• July 15, 2012
    DennisDunjinman
    In Jack Blank, Jonas Smart states "One needs only to look upon the once-green planet of Mars to understand the full scope of the devastation the Rüstov leave in their wake."
  • July 23, 2012
    chicagomel
    Not sure if it counts or not, but Animorphs mentions Mars dying in, I believe, 'The Ellimist Chronicles'.
  • July 24, 2012
    aurora369
    In Doom III, a civilization existed on Mars that was destroyed by the Legions Of Hell. The exact same legions that are faced by the human space marine protagonist.
  • July 24, 2012
    Omeganian
    It is more commonly done to the planet that was (supposedly) located between Mars and Jupiter.
  • July 24, 2012
    animeg3282
    I don't like mars that was as a name since I think it's Earth That Was on Mars, but yes, I can see SHIT THEY BLEW UP MARS AND THEY'RE COMING FOR US! as a trope.
  • July 24, 2012
    DaibhidC
    • In the Doctor Who serial "Image of the Fendahl", the Doctor says the Fendahl were responsible for Mars becoming a dead planet. (Presumably the Ice Warriors evaded them somehow, and he's not mentioning that for simplicity's sake.)
  • July 24, 2012
    Rognik
    ^^ I don't think it's that far off this trope, but if the confusion is that widespread, it might need a name change.

    I don't remember the exact details of this, but one episode of Captain Planet And The Planeteers had the spirit of Mars come down to Earth and gave the Planeteers powered-up version of their powers. They slowly get corrupted by the increased powers and it's implied this is what destroyed Mars.
  • July 24, 2012
    DennisDunjinman
    If anyone can suggest a snappier title, that would be nice.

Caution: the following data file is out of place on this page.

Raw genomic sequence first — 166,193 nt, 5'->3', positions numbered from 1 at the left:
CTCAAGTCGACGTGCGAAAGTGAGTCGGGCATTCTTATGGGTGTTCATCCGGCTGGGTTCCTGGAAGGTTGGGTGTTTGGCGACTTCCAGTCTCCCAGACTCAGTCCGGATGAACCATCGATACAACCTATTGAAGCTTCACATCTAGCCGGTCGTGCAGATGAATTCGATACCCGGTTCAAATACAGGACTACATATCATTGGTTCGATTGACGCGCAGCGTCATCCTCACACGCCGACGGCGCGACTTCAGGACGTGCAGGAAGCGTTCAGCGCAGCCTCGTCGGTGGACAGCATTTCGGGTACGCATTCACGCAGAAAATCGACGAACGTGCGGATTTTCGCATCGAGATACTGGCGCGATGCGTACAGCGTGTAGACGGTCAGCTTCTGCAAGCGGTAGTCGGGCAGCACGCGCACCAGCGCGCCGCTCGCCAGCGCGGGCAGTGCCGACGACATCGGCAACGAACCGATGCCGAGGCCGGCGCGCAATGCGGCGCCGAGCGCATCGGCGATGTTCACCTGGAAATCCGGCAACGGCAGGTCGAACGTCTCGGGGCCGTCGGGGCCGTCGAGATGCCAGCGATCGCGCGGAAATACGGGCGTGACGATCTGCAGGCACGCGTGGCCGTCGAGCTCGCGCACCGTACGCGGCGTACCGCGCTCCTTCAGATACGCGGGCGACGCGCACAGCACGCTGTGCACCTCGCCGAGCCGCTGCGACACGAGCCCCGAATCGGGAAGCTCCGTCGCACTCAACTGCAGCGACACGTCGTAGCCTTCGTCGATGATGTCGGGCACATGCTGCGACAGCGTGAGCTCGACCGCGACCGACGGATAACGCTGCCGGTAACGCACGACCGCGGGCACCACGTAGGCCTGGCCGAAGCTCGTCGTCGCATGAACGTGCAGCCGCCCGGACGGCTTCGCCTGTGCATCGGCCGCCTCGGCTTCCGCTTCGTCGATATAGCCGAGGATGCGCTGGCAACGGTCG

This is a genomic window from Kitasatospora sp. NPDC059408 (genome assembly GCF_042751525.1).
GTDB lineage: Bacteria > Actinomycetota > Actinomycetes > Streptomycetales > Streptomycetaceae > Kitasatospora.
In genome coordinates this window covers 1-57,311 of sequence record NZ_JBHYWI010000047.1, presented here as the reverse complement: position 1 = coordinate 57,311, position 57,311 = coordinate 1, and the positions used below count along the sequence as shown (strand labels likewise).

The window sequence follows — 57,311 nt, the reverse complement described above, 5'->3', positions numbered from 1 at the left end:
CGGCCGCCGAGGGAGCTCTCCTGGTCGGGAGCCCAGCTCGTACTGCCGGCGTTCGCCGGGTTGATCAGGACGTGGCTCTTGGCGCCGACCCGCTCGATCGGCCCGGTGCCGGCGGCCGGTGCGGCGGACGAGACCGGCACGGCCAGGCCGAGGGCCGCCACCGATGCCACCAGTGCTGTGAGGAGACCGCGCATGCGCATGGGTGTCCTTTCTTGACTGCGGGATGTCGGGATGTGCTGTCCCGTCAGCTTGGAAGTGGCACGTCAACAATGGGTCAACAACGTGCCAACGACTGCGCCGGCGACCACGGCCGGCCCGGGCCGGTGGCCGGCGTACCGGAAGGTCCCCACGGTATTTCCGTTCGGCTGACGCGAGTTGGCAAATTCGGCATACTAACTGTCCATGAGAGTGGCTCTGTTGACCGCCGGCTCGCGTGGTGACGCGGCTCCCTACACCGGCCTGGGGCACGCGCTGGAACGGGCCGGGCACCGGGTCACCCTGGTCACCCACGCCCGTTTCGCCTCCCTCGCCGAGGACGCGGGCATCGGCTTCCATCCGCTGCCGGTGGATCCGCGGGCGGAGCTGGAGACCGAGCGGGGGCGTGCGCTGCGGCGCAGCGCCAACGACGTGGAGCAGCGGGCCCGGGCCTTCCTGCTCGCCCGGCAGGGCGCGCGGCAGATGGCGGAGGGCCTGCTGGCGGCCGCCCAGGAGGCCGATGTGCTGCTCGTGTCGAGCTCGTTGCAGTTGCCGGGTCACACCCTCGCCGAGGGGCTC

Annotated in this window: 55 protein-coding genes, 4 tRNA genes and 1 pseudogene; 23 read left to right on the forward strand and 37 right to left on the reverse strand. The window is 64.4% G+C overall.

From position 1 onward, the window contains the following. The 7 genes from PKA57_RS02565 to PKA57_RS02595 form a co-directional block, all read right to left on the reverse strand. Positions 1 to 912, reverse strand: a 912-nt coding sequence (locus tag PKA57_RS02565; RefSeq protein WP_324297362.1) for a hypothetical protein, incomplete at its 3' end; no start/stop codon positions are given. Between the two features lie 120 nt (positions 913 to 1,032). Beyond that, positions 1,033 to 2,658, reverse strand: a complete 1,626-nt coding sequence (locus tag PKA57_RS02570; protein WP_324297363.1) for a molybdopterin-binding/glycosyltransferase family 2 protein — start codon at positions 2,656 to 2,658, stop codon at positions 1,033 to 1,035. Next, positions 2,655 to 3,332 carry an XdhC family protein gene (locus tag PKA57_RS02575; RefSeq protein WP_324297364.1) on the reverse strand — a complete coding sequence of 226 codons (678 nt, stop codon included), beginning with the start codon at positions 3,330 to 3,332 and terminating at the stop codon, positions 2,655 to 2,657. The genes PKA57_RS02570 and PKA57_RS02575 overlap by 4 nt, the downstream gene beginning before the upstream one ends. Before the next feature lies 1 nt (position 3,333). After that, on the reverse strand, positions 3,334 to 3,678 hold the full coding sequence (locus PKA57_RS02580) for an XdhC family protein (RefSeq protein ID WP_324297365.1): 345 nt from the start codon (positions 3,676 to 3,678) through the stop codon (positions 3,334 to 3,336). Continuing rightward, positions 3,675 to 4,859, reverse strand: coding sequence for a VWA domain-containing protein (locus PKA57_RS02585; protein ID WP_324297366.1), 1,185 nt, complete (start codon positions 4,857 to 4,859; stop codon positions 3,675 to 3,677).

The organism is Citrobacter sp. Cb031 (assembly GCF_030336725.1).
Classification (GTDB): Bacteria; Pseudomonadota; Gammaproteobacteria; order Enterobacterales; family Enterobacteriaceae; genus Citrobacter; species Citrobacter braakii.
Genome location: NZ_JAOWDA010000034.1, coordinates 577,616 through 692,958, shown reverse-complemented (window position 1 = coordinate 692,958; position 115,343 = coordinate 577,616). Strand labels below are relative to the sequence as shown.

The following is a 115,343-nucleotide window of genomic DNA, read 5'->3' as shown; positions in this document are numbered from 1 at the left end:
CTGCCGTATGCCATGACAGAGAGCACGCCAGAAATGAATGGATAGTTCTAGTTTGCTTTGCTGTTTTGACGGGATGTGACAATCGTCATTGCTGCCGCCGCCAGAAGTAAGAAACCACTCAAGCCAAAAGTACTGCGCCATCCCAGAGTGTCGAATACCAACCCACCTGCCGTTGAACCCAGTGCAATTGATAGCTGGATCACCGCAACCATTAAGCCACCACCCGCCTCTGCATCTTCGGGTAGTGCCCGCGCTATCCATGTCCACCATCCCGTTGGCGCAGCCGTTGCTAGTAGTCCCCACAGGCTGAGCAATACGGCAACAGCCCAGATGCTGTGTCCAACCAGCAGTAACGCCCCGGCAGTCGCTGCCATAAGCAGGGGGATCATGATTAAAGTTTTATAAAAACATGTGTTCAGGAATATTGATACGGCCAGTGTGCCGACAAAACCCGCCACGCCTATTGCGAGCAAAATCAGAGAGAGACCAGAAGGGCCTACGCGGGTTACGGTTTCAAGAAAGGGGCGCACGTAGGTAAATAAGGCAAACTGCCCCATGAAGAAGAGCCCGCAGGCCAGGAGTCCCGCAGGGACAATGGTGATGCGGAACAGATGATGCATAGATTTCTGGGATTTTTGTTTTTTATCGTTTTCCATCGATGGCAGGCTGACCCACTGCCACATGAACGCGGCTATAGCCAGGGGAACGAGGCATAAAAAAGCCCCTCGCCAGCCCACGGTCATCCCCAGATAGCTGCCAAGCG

The main idea is that whatever is going on this week has wrecked Mars's ecosystem and possibly exterminated its civilization, making the whole planet uninhabitable, and Earth is next. There's no Earth Shattering Kaboom, this isn't Pluto Is Expendable on Mars, but that Mars was just like Earth before THIS happened, and Earth is just about to go the same way.

    Additional Example: The first episode of the Justice League cartoon displays an invasion of aliens coming to Earth. These aliens previously had taken Mars, leaving the Martian Manhunter as the sole survivor, who comes to Earth to warn the planet and help form the Justice League to fight them off.
  • March 11, 2013
    Earnest
    I like Once-Green Mars as a name. If that's the title used for launched there should be a disclaimer it's unrelated to the Kim Stanley Robinson's Red Mars Trilogy, where one of the three books is named Green Mars.
  • June 1, 2013
    chicagomel
    Re the Captain Planet one, I don't know if they ever said Zarn was from Mars, specifically. I recall he talked about being from an advanced planet, and had caused a lot of trouble there...
  • June 1, 2013
    WeAreAllKosh
    The title Once Green Mars made me think this was a trope covering all stories (or backstories) where Mars was once Earthlike, whether or not something "coming for us next" destroyed its ecosystems. I'm wondering if the trope shouldn't be broadened to include all such stories, unless it exists already as a trope.